The Playbook For The Modern Man

‘Dubrowing’ Is The New Alternative To The Keto Diet Every Hedonist Needs To Try

Have your carbs and eat them too.

The Keto Diet is a fairly extreme departure from the conventional eating habits of most modern (and for that matter, ancient) humans. The Dubrow Diet, however, gives you more freedom, and still gives you many of the health benefits (without limiting your carbohydrate intake to less than 50 grams a day, a la Keto).

If anyone knows the value of a diet that keeps a fresh face on your debauchery, it’s a Hollywood celebrity. So it’s no surprise The Dubrow diet was developed by a reality TV power couple Heather and Terry Dubrow (Heather is from The Real Housewives of Orange County, Terry is a plastic surgeon and host of the show Botched).

While Keto has hit the mainstream in a way ‘dubrowing’ is yet to, the number of Keto to Dubrow conversion articles online is growing, and – as Americans and Australians catch onto the French version of The Keto Diet (which has various similarities to ‘dubrowing’) – The Dubrow Diet shows every sign of becoming the hedonist’s alternative to Keto.

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So even though The Dubrow Diet book hit the shelves in 2018, as a trend it is au courant, having flown under the radar (the hashtag The Dubrow Diet has just 1,596 posts to its name) in comparison to The Keto Diet, which has 6,102,626 hashtags to its name, has been around since the 1920s and which has been popular since Lebron James tried it in 2014.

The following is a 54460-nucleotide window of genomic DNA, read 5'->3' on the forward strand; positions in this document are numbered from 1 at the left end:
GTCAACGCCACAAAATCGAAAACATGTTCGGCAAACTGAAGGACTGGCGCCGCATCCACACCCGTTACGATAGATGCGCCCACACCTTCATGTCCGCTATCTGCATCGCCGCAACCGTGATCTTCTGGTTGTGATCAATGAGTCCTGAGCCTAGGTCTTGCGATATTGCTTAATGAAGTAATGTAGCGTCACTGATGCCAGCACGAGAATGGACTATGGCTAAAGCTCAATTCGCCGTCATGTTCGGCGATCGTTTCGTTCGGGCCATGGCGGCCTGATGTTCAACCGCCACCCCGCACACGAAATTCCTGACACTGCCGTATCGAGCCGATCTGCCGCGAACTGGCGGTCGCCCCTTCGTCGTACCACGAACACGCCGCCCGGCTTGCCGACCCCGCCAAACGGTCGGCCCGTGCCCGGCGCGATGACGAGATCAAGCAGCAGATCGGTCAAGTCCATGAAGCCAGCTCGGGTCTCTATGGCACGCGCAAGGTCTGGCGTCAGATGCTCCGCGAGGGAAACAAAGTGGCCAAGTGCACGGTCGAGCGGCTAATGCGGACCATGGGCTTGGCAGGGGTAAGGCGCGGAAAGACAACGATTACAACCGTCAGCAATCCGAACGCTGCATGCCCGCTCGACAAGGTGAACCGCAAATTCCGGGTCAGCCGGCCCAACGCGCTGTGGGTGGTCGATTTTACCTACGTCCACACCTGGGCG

So, what is The Dubrow Diet? Essentially, ‘dubrowing’ is a devilish mix of keto dieting and intermittent fasting, implemented in a three-phase plan (one famous dabbler of which is Scarlett Johansen, who used it to get into shape for Avengers).

How does it work? Basically, you are given a window each day during which you can consume certain foods, with the time frame ranging from 12 to 16 hours, depending on what part of the plan (phase one, two or three) you are following.

Phase 1.

Phase one of The Dubrow Diet sparks your calorie combustion, by telling you to fast for 16 hours a day. This translates into skipping breakfast, and not eating lunch until about 11am (if you had dinner the night before at 7pm) or 1pm (if you had dinner the night before at 9pm).

Phase 2.

Once you have reached your goal weight (using phase one) you then enter phase two of The Dubrow Diet; 12-hour fasts five days per week (most people choose to do this Monday to Friday) and 16-hour fasts two days a week (weekend lie-ins for the win).

Phase 3.

Like Phase Two, but with a cheat meal allowed every week.

Potential health benefits

Heather Dubrow’s website claims that fasting for 16 or 12 hours a day can not only help you lose weight but can also lower your insulin, fight chronic inflammation, change your skin, and even activate an anti-aging cellular “self-cleaning” process.

What can you eat on the Dubrow Diet?

Unlike the Keto diet – which recommends a fairly strict formula for daily food intake (70 per cent fat, 20 per cent protein and less than 10 per cent carb) the Durbrow Diet simply emphasises eating good quality food that isn’t processed (think: all the same protein and veggies as the Keto diet, plus whatever fruit you want and a less zealous phobia of carbs).